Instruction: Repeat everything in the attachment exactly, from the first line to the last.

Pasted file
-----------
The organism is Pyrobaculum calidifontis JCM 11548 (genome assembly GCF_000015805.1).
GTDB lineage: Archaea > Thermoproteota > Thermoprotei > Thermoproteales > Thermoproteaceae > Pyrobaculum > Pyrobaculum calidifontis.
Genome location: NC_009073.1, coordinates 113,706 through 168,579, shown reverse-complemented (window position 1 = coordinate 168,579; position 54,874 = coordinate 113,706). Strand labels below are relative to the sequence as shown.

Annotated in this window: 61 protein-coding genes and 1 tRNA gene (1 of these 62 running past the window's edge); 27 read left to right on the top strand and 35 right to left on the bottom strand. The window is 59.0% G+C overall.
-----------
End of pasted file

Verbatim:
The organism is Pyrobaculum calidifontis JCM 11548 (genome assembly GCF_000015805.1).
GTDB lineage: Archaea > Thermoproteota > Thermoprotei > Thermoproteales > Thermoproteaceae > Pyrobaculum > Pyrobaculum calidifontis.
Genome location: NC_009073.1, coordinates 113,706 through 168,579, shown reverse-complemented (window position 1 = coordinate 168,579; position 54,874 = coordinate 113,706). Strand labels below are relative to the sequence as shown.

Annotated in this window: 61 protein-coding genes and 1 tRNA gene (1 of these 62 running past the window's edge); 27 read left to right on the top strand and 35 right to left on the bottom strand. The window is 59.0% G+C overall.